Aass Bryggeri - Bayer
- ABV: 4.7%
- Int’l Bittering Units (IBUs): 20
- Serving Temperature: 45-50° F
- Suggested Glassware: Flute, Pint Glass, Pilsner Glass
Pouring a pretty mahogany-like reddish brown and capped by, in the words of the brewery, a “café au lait” colored head, Aass Bayer certainly looks inviting. “Bayer” is a term akin to the descriptor “Bavarian”, a nod to the dark “dunkel” lagers which emanate from Munich and the surrounding region. Look for this dark lager to offer up notes of caramel, bread crust, hints of coffee, chocolate, and hay, plus a distinct fruity character underneath it all. Hallertau noble hops add a classic touch of earth and spice. On the palate, the toasty, bready aroma comes through big in the flavor, as well, bolstered by just a touch of sweetness. The mild hop bitterness offers the perfect counterpoint, balancing this sessionable 4.7% ABV beer nicely and drying it out in the crisp finish. Flavorful without heaviness, Aass Bayer is a food-friendly beer which will match well with grilled or roasted meats (the brewery recommends rabbit, beef, lamb, and venison), or a snack of your favorite cheeses. We think a grilled chicken sandwich with cheddar or Swiss and a lightly sweet barbecue sauce would hit the spot, too. Skål!
Located in the city of Drammen (current population ~63,000), along a river of the same name, lies Aass Bryggeri, Norway’s oldest active brewery. Originally founded by Ole Pehrson in 1834 and sold to Halvor Ellingsen in 1842, the company was initially involved in several industries in addition to brewing, including baking, household goods, and timber, which was floated down the river from the rich nearby forests. The Aass family comes into the picture after 16-year-old Poul Lauritz Aass, from a farming family living in the village of Skotselv (current population ~700), made his way to Drammen to start his adult life. After trade school, he and a partner bought the brewery business in 1860, and within six years he was the sole owner.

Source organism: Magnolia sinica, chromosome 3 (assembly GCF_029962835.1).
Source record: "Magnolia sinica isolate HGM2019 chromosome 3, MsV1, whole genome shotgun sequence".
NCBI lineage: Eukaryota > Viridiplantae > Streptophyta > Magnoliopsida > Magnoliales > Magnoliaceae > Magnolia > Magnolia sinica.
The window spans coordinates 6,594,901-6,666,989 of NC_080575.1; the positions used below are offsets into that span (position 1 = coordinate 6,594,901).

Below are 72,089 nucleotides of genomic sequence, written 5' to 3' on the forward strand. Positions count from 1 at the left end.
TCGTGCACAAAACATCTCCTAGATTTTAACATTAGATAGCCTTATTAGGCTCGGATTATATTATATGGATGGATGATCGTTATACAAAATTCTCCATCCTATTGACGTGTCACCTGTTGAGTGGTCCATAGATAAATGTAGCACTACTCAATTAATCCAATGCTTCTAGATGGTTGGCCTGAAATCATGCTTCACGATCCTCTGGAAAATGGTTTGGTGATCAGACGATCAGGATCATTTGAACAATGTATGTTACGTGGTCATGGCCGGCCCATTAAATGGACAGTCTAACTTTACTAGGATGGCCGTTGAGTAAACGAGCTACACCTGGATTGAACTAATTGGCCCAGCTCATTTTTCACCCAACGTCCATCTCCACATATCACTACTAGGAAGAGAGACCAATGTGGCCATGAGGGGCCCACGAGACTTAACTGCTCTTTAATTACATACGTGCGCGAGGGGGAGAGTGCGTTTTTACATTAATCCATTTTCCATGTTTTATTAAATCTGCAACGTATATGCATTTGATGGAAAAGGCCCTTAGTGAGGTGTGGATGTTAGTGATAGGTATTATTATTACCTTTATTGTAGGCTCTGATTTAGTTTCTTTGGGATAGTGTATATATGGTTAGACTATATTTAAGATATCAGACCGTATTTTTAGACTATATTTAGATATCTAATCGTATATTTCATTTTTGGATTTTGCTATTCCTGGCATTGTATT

After Poul’s death in 1904, ownership of the brewery passed to his children, with his son, Jens, taking over operations. Educated in the art and science of brewing in Germany, Jens set about modernizing the brewery, introducing machinery to the brewhouse and replacing horses with motor vehicles for local distribution.
The third generation, Detlev, took over from his father around the time of World War II. Despite various hardships including rationing and a multitude of material shortages, the brewery survived, and in 1957 Aass gained a bottling license for Coca Cola which continued all the way until 2000. Detlev’s youngest son, Terje, took over the brewery in 1979, ushering in an era of expansion and export growth. The fifth and current generation, Christian August Knudsen Aass, took over in 2013.
Aass Bryggeri is one of just a handful of independent family breweries remaining in Norway. They employ around 100 workers who craft a fairly wide array of beverages. In addition to their main beer business, Aass produces cider, mineral water, and aquavit, a spiced liquor which is a Scandinavian specialty.
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